“Wilkes hopes this hybrid will be a model for other programs, with a virtual community of on-line of writers and instructors,” says Culver.

5 09 2007
sam

As to the cable question, I don’t like the idea that I’m basically paying for channels I don’t watch. I don’t want to pay to not watch home shopping. I don’t want to pay for religious broadcasting that I also don’t watch. There are various other channels that I pay for that I would gladly trade for channels I would watch. I’m not really happy with my cable service, and I feel I’m already spending too much money on it, mostly paying for things I absolutely do not want to help support in any way much less watch. I know there exist channels that I would prefer. Why can’t I buy just the channels I want to watch? Why must I settle for the packages the cable company is willing to put together?

As to your last comment, I love the idea of a la carte learning. I like to imagine small schools that specialize in things, kids getting to approach it how they want. I like the idea of more small schools, some of which will tend to specialize or maybe just lean a certain way.

5 09 2007
JJ

Chafing at the bit, are you? 🙂
I feel that way about my landline phone now. It costs almost as much as my cell phone and I feel like it gives me nothing anymore. It’s all taxes and fees, and payback to old companies for old technology investments but no actual value to me now. Yet we’re old fogies feeling trapped by tradition — if you own a home and have jobs and a middle-class place in a stable community, how can you not have a regular PHONE, something like that. . . it took me a couple of years past reading the dead-tree newspaper delivered to my driveway every morning, to finally cancel the subscription and for us it was psychologically a really big deal, since we’re both former newspaper reporters and media liaisons.

I feel sure that school reform is hampered by those same buried ties to tradition, that all the sacrifice previous generations made for us to “go to school” and “get a good education” is like this psychic stone we drag around through our own parenting and our voting, etc. It’s really hard to let go of those things and sometimes the smaller symbolic things are the hardest. It takes a long time and a lot of new thinking and adjusting, almost like a period of mourning?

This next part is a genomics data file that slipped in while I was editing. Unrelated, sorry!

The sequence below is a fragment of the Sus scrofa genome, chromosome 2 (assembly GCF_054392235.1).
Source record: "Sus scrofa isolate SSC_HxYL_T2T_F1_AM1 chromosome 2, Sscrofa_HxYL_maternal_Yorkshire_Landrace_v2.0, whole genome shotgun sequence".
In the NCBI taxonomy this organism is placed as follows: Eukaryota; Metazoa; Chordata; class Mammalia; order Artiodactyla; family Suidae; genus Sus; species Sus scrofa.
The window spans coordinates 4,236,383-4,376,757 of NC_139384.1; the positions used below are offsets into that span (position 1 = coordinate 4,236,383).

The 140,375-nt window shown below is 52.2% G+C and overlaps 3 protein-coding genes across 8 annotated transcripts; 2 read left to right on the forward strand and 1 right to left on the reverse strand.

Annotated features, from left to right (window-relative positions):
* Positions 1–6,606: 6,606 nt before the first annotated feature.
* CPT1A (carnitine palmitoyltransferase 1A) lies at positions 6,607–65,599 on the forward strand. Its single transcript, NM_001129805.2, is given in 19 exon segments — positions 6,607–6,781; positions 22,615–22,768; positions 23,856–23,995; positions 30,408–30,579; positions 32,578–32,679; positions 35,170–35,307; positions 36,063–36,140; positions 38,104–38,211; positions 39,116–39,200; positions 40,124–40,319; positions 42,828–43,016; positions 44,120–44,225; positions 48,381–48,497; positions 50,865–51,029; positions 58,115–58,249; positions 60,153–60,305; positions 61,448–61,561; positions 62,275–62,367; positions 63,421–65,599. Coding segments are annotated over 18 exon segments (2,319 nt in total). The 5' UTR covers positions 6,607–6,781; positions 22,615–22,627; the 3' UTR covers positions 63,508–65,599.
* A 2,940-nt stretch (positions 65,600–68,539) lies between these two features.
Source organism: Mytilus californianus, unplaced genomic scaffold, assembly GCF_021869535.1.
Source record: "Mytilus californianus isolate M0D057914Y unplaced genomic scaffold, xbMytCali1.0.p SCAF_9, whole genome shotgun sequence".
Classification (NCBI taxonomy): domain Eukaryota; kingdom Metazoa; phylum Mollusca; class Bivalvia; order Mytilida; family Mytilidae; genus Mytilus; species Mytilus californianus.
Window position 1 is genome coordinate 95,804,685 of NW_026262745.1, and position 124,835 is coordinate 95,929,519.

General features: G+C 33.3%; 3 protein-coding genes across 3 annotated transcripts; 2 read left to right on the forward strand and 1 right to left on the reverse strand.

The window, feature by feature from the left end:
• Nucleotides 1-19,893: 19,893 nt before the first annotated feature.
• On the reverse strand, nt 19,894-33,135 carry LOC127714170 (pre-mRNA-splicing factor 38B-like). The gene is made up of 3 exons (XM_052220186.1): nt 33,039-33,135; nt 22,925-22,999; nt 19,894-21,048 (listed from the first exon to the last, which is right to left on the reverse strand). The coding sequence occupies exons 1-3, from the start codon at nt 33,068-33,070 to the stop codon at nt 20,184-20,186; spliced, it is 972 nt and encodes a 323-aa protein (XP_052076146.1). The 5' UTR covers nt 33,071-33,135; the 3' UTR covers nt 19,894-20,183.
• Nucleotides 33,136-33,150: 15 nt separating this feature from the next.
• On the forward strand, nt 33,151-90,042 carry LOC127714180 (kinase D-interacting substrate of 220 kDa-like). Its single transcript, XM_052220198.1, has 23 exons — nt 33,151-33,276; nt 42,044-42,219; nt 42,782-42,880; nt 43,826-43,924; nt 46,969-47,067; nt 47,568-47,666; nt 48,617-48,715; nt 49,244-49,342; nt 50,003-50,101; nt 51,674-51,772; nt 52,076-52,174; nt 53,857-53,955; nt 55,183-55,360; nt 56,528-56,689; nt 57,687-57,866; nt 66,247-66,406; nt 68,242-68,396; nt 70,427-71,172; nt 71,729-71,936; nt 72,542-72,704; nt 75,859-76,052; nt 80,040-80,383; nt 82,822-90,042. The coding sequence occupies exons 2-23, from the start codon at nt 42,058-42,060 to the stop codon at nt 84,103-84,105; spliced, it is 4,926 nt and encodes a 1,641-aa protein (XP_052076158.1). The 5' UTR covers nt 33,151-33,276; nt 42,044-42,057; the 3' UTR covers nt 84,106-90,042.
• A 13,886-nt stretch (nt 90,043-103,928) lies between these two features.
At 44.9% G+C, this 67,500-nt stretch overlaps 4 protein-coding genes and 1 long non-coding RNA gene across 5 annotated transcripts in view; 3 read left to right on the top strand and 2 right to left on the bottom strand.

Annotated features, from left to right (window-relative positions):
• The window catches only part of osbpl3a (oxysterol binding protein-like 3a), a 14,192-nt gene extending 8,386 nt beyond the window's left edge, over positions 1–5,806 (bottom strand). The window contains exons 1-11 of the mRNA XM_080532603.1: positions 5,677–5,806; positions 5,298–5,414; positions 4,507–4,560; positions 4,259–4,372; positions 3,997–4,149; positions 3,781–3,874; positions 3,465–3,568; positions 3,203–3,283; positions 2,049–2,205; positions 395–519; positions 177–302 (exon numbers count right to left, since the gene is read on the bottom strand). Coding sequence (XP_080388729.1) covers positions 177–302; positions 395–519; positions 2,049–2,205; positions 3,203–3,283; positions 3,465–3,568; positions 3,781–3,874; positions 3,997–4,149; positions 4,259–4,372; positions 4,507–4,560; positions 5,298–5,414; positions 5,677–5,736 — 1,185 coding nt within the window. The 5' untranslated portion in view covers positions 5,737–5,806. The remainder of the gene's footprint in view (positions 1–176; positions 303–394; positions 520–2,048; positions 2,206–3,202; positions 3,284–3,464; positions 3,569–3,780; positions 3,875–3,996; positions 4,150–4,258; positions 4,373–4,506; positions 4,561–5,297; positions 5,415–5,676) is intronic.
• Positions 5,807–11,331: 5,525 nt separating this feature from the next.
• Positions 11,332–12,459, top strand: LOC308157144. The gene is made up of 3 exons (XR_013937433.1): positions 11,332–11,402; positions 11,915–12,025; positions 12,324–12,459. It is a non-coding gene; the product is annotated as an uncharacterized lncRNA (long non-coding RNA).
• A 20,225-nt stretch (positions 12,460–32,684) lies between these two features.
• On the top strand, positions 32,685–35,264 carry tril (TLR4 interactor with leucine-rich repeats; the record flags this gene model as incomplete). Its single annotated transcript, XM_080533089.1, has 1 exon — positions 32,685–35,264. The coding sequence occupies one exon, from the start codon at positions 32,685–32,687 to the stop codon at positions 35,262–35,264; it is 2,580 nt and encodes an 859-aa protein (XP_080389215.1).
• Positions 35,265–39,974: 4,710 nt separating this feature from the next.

I’ve been watching this clutter show lately — on one of those cable style channels I wouldn’t have chosen, but since it’s bundled in, sam! — and in every episode, husband and wife are attached to all this STUFF that’s just burying them and keeping them from enjoying what they really want and need in their home. The show is really about getting (usually young) parents to let go of the overwhelming weight of what they’ve inherited and collected and just accumulated willy-nilly over the years, so they can “be “free” with their kids to make new, purposeful choices and collections and traditions, too.

It’s really hard though, every week. More about feeling than thinking. I wonder if that insipid “nanny” show is based on the same idea of getting people to let go of their subconscious parenting dysfunctions inherited and accumulated from the culture? (I can’t bear to watch it but that’s my impression from the promos.)

It seems to me that school traditions are like that, a crushing burden of clutter in the way everywhere we turn, every time we (collectively) try to have an original thought or try a child-friendly a la carte approach to learning instead of the rote and ritual stacked to the ceiling.

And the whole time that we’re drilling and testing and spanking and bribing, and voting for school uniforms and bond issues like a good solid citizen should, don’t we feel kinda trapped by our own accumulated dysfunction?

6 01 2010
Unity Emerging: All Political Divides Boil Down to One Common Purpose! « Cocking A Snook!

[…] “In other words, we’re stuck with the current system, because it isn’t really in any[one's] interest to try to change it.” […]